Montgomery (Alabama, United States) (search for this): chapter 4
he expected Confederacy? This significant question was answered in, the affirmative, ten years later, by the madmen at Montgomery, who formed such Confederacy and new constitution ; and before the rebellion that ensued was crushed, the Confederacy wof dollars. When, as we shall hereafter observe, Virginia hesitated to join the Southern Confederacy, formed at Montgomery, Alabama, in February, 1861, the threat was held out that there should be a clause in the Constitution of the Confederacy pas a basis for a provisional government; and to invite the seceding States to meet South Carolina in convention at Montgomery, Alabama, on the 13th of February, 1861, for the purpose of forming a Southern Confederacy. They also made provision Decet action was greeted with delight by disunionists in most of the Slave-labor States. A hundred guns were fired both at Montgomery and Mobile, by order of the Governor (Moore) of Alabama, in honor of the event. In the latter city there was also a mi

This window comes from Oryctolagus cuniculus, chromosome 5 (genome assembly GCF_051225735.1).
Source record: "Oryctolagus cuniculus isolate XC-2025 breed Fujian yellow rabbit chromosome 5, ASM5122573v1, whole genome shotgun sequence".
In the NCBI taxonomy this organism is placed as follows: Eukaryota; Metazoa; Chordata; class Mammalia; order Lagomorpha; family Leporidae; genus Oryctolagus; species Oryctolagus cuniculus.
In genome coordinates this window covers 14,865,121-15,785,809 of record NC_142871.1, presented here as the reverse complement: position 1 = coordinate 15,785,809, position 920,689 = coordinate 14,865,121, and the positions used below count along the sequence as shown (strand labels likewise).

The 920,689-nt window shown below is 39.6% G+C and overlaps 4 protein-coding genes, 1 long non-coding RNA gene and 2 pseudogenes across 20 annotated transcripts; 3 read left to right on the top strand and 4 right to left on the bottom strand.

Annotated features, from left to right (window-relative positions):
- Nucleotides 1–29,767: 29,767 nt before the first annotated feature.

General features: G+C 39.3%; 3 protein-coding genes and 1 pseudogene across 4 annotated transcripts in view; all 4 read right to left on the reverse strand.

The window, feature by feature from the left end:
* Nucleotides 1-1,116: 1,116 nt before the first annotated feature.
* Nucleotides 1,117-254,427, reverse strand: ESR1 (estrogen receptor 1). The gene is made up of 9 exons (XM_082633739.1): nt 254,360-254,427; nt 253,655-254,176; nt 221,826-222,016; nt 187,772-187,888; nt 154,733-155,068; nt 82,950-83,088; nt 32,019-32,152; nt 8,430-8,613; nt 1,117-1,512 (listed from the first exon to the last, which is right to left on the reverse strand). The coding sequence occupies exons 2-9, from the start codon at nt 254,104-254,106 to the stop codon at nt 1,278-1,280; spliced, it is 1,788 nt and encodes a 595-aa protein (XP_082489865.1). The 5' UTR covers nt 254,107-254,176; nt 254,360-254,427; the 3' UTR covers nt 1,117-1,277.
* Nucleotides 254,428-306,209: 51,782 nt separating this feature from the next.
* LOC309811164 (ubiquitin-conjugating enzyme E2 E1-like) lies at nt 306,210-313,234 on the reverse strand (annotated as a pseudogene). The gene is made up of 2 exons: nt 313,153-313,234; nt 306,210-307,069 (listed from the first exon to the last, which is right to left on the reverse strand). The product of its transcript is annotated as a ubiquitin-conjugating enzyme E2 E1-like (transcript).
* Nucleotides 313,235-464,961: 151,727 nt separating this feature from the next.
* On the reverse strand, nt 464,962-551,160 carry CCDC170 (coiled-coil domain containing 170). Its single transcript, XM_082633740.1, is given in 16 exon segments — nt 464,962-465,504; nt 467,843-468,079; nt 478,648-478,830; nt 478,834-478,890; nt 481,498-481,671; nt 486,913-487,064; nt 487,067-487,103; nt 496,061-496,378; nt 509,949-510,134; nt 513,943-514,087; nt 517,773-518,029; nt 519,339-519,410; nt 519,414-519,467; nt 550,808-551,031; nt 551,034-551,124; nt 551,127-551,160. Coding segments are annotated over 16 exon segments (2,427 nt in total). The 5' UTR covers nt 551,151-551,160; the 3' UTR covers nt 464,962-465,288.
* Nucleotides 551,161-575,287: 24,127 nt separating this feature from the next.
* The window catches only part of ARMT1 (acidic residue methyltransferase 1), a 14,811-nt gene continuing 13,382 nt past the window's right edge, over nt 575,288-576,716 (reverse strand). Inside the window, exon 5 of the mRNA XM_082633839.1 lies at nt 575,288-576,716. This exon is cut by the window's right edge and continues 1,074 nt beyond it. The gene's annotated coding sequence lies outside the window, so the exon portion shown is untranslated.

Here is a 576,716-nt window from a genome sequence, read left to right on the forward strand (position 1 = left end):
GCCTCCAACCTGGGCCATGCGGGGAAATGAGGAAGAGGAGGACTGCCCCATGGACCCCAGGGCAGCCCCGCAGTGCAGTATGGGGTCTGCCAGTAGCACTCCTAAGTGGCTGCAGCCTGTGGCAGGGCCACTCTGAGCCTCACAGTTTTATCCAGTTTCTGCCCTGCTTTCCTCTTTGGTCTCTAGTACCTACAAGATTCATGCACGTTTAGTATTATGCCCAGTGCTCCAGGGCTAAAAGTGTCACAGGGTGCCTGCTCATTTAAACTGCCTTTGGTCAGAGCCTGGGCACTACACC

South River, Ga. (Georgia, United States) (search for this): chapter 4
on foreign relations; Committee on Commercial Relations and Postal Arrangements ; and Committee on the Constitution of this State. Judge Magrath moved to refer to a committee of thirteen so much of President Buchanan's Message as related to the property of the United States within the limits of South Carolina, and instruct them to report of what such property consists, how acquired, and whether the purpose for which it was so acquired can be enjoyed by the United States after the State of South Carolina shall have seceded, consistently with the dignity and safety of the State; also, the value of the property of the United States not in South Carolina, and the value of the share thereof to which South Carolina would be entitled upon an equitable division thereof among the United States. The President, he said, had affirmed it to be his high duty to protect the national property in South Carolina, and to enforce the laws of the nation within its borders. He says he has no constitut